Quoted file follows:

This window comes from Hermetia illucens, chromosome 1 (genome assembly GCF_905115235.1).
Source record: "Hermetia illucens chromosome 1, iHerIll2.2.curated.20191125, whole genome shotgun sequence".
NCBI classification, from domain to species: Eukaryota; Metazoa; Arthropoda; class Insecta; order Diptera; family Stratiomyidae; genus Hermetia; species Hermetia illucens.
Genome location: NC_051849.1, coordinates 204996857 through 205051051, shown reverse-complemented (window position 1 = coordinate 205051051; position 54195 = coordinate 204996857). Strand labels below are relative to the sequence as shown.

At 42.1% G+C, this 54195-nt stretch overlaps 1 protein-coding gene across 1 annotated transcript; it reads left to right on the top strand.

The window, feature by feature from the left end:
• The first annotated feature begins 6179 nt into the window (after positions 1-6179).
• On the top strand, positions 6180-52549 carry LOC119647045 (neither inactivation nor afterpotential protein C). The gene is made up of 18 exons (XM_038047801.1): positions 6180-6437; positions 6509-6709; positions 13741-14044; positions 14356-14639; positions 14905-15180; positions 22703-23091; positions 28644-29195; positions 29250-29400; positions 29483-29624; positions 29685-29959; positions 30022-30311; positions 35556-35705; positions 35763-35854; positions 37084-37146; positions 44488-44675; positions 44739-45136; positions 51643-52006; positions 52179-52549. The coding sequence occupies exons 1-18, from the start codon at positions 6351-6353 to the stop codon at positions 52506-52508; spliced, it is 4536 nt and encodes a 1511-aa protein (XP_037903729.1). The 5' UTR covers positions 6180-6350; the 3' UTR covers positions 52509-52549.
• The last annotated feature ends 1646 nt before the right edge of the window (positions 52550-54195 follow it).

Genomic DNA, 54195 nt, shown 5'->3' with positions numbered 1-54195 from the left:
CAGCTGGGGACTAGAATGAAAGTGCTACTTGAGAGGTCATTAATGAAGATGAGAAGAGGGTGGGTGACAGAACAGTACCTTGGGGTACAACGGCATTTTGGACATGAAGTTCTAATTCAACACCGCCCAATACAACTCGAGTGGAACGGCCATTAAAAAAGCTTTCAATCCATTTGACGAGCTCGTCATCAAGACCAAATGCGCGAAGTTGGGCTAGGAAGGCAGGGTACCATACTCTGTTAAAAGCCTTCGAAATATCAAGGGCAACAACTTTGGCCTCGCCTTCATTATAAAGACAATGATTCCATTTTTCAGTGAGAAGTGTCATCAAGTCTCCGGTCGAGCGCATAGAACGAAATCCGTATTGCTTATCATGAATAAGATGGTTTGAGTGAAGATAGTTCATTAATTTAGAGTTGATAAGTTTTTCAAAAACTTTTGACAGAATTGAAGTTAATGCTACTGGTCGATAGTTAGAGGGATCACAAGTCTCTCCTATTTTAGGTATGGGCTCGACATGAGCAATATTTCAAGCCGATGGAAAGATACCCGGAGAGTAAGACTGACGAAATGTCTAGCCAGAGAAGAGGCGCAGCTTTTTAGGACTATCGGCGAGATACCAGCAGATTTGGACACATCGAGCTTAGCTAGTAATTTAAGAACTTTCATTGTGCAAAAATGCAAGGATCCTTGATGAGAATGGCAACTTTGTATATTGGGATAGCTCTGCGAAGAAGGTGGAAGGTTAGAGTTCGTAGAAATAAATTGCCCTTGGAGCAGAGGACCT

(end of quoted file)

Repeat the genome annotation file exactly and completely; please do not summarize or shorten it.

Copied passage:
This window comes from Hermetia illucens, chromosome 1 (genome assembly GCF_905115235.1).
Source record: "Hermetia illucens chromosome 1, iHerIll2.2.curated.20191125, whole genome shotgun sequence".
NCBI classification, from domain to species: Eukaryota; Metazoa; Arthropoda; class Insecta; order Diptera; family Stratiomyidae; genus Hermetia; species Hermetia illucens.
Genome location: NC_051849.1, coordinates 204996857 through 205051051, shown reverse-complemented (window position 1 = coordinate 205051051; position 54195 = coordinate 204996857). Strand labels below are relative to the sequence as shown.

At 42.1% G+C, this 54195-nt stretch overlaps 1 protein-coding gene across 1 annotated transcript; it reads left to right on the top strand.

The window, feature by feature from the left end:
• The first annotated feature begins 6179 nt into the window (after positions 1-6179).
• On the top strand, positions 6180-52549 carry LOC119647045 (neither inactivation nor afterpotential protein C). The gene is made up of 18 exons (XM_038047801.1): positions 6180-6437; positions 6509-6709; positions 13741-14044; positions 14356-14639; positions 14905-15180; positions 22703-23091; positions 28644-29195; positions 29250-29400; positions 29483-29624; positions 29685-29959; positions 30022-30311; positions 35556-35705; positions 35763-35854; positions 37084-37146; positions 44488-44675; positions 44739-45136; positions 51643-52006; positions 52179-52549. The coding sequence occupies exons 1-18, from the start codon at positions 6351-6353 to the stop codon at positions 52506-52508; spliced, it is 4536 nt and encodes a 1511-aa protein (XP_037903729.1). The 5' UTR covers positions 6180-6350; the 3' UTR covers positions 52509-52549.
• The last annotated feature ends 1646 nt before the right edge of the window (positions 52550-54195 follow it).

Genomic DNA, 54195 nt, shown 5'->3' with positions numbered 1-54195 from the left:
CAGCTGGGGACTAGAATGAAAGTGCTACTTGAGAGGTCATTAATGAAGATGAGAAGAGGGTGGGTGACAGAACAGTACCTTGGGGTACAACGGCATTTTGGACATGAAGTTCTAATTCAACACCGCCCAATACAACTCGAGTGGAACGGCCATTAAAAAAGCTTTCAATCCATTTGACGAGCTCGTCATCAAGACCAAATGCGCGAAGTTGGGCTAGGAAGGCAGGGTACCATACTCTGTTAAAAGCCTTCGAAATATCAAGGGCAACAACTTTGGCCTCGCCTTCATTATAAAGACAATGATTCCATTTTTCAGTGAGAAGTGTCATCAAGTCTCCGGTCGAGCGCATAGAACGAAATCCGTATTGCTTATCATGAATAAGATGGTTTGAGTGAAGATAGTTCATTAATTTAGAGTTGATAAGTTTTTCAAAAACTTTTGACAGAATTGAAGTTAATGCTACTGGTCGATAGTTAGAGGGATCACAAGTCTCTCCTATTTTAGGTATGGGCTCGACATGAGCAATATTTCAAGCCGATGGAAAGATACCCGGAGAGTAAGACTGACGAAATGTCTAGCCAGAGAAGAGGCGCAGCTTTTTAGGACTATCGGCGAGATACCAGCAGATTTGGACACATCGAGCTTAGCTAGTAATTTAAGAACTTTCATTGTGCAAAAATGCAAGGATCCTTGATGAGAATGGCAACTTTGTATATTGGGATAGCTCTGCGAAGAAGGTGGAAGGTTAGAGTTCGTAGAAATAAATTGCCCTTGGAGCAGAGGACCT